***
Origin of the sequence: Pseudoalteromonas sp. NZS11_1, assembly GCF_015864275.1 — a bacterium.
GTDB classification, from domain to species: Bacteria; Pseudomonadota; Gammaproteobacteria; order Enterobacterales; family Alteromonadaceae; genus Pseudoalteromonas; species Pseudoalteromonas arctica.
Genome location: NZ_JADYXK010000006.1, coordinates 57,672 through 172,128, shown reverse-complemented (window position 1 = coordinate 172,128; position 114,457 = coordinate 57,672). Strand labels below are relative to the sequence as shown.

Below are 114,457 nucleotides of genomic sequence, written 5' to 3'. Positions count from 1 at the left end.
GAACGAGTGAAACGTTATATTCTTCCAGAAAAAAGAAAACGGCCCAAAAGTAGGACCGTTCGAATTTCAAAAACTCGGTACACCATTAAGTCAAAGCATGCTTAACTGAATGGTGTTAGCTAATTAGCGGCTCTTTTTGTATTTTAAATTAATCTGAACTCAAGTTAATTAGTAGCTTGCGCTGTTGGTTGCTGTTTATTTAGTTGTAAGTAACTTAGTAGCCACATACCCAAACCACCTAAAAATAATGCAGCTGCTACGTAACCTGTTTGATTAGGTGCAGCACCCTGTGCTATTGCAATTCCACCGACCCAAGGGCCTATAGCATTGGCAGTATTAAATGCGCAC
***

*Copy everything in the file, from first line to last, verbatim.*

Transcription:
Origin of the sequence: Pseudoalteromonas sp. NZS11_1, assembly GCF_015864275.1 — a bacterium.
GTDB classification, from domain to species: Bacteria; Pseudomonadota; Gammaproteobacteria; order Enterobacterales; family Alteromonadaceae; genus Pseudoalteromonas; species Pseudoalteromonas arctica.
Genome location: NZ_JADYXK010000006.1, coordinates 57,672 through 172,128, shown reverse-complemented (window position 1 = coordinate 172,128; position 114,457 = coordinate 57,672). Strand labels below are relative to the sequence as shown.

Below are 114,457 nucleotides of genomic sequence, written 5' to 3'. Positions count from 1 at the left end.
GAACGAGTGAAACGTTATATTCTTCCAGAAAAAAGAAAACGGCCCAAAAGTAGGACCGTTCGAATTTCAAAAACTCGGTACACCATTAAGTCAAAGCATGCTTAACTGAATGGTGTTAGCTAATTAGCGGCTCTTTTTGTATTTTAAATTAATCTGAACTCAAGTTAATTAGTAGCTTGCGCTGTTGGTTGCTGTTTATTTAGTTGTAAGTAACTTAGTAGCCACATACCCAAACCACCTAAAAATAATGCAGCTGCTACGTAACCTGTTTGATTAGGTGCAGCACCCTGTGCTATTGCAATTCCACCGACCCAAGGGCCTATAGCATTGGCAGTATTAAATGCGCAC